The From Forests to Faucets program will receive $33 million in funding toward forest restoration projects aiming to reduce the risk of wildfires over five years. The resources will help treat more than 40,000 acres of forests near watersheds in Colorado.
The From Forests to Faucets Program began in 2010 as a response to the costly impacts from a series of wildfires. The Buffalo Creek and Hayman wildfires required expenditures exceeding $27.7 million in order to restore and repair Denver Water’s collection system.
When the projects first began in 2010, funding was planned until 2016. The renewal of the program was announced at the end of February 2017 and should continue to support the project until 2021; keeping us one step ahead of wildfires.
Denver Water, the Rocky Mountain Region of the U.S. Forest Service, the Colorado State Forest Service and the Natural Resources Conservation Service make all of this possible as it is a cooperative effort between these groups to protect our forests.
Denver Water will invest $16.5 million into the program. The U.S. Forest Service will receive a majority of the funding with $11.5 million. The Colorado State Forest Service will get $3 million, and the Natural Resources Conservation Service will get the remaining $2 million. Each group will also match Denver Water’s funding, for a total of $33 million.
During the first five years of the Forests to Faucets program, 5,049 acres of land were treated for wildfire risk. This included the Frisco Penninsula and camping areas near Wildernest in Silverthorne.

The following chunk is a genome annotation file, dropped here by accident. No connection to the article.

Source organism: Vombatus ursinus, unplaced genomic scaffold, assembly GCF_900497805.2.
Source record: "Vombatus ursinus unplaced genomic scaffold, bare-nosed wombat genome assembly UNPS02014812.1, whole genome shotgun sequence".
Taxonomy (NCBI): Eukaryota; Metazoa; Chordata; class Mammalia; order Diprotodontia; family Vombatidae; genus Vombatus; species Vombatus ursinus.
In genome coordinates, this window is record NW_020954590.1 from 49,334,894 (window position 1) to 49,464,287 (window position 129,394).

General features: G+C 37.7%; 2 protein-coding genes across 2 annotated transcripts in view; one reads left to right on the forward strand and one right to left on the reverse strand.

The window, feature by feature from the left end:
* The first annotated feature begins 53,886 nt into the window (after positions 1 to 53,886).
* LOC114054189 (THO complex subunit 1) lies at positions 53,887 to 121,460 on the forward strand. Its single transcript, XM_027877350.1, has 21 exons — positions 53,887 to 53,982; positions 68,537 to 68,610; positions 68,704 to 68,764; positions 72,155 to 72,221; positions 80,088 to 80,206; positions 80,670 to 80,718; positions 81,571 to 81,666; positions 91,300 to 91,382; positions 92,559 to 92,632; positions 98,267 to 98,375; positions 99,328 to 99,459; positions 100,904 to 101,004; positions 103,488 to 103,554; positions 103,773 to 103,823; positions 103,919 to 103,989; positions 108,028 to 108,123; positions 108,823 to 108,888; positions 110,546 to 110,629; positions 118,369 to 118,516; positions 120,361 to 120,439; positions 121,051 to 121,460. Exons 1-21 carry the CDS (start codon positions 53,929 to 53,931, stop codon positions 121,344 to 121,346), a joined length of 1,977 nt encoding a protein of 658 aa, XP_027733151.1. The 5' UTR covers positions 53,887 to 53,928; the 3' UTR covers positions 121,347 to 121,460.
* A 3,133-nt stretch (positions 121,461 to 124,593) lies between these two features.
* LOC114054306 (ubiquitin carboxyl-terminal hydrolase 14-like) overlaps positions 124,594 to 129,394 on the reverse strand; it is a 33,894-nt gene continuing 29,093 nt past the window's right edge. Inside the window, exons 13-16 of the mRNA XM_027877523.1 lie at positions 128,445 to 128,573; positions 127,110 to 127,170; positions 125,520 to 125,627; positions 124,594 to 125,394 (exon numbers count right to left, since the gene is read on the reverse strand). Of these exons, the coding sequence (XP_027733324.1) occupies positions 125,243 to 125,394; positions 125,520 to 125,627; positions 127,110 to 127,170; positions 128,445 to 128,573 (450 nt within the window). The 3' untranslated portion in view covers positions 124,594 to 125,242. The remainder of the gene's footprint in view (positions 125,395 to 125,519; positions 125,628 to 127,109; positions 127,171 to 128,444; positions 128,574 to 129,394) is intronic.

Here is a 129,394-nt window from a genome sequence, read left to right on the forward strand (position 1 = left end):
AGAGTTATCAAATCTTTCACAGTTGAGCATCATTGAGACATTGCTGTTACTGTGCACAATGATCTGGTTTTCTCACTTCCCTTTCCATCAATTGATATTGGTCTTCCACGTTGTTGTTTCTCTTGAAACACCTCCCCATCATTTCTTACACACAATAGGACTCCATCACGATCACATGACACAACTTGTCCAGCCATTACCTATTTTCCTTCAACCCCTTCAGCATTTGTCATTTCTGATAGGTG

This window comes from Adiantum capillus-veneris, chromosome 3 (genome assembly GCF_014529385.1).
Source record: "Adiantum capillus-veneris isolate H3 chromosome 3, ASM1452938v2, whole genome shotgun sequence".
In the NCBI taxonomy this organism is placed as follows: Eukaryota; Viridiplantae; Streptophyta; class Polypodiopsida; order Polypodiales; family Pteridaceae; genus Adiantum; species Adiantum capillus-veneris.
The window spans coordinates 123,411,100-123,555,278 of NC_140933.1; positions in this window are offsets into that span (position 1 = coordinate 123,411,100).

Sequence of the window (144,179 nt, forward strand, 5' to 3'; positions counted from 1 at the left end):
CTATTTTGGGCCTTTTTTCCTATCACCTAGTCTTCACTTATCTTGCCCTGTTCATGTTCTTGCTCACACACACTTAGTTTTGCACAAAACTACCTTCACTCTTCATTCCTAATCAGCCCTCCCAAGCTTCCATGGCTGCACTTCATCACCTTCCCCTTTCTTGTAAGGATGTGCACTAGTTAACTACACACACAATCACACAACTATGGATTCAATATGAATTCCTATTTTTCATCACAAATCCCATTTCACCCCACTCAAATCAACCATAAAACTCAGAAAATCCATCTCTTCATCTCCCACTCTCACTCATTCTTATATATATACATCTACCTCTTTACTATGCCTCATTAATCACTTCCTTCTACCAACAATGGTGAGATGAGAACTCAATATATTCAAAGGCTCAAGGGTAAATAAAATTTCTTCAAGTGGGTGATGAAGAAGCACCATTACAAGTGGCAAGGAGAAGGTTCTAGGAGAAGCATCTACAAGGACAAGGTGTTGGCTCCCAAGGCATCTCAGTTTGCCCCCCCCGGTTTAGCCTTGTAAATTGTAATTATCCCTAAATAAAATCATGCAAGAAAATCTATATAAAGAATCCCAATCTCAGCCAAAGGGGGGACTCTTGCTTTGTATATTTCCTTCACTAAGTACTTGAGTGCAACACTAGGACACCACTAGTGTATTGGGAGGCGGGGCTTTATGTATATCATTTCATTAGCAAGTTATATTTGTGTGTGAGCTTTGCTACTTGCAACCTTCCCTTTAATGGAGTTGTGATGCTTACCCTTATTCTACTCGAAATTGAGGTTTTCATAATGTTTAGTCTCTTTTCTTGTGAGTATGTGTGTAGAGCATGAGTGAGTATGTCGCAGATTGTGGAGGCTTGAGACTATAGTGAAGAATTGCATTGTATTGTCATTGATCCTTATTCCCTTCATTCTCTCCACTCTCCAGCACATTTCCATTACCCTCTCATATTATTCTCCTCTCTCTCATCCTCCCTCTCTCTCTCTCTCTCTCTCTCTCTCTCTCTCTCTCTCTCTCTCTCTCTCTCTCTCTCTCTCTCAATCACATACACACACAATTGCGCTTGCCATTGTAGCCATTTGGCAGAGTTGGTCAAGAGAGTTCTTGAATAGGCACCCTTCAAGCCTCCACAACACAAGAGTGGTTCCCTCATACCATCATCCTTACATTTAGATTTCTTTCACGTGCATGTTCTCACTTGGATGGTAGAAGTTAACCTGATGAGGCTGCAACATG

The program has already planned areas to work in over the next five years. From Forests to Faucets goes into high-risk areas to remove dead vegetation and trees in order to encourage new growth and to help prevent wildfires. Much of the work requires removing large areas of trees that were impacted by beetlekill.
New growth can also add to change in both age and type of plant in the area, which can help forests be more resilient to wildfires in the future.
Some of the projects planned for Summit County involve creating buffer areas between potential forest fires zones and major roadways within the county. During the first round of funding of From Forests to Faucets, they worked to remove trees along Colorado State Highway 9. This round they hope they can do something similar along Swan Mountain Road and Montezuma Road.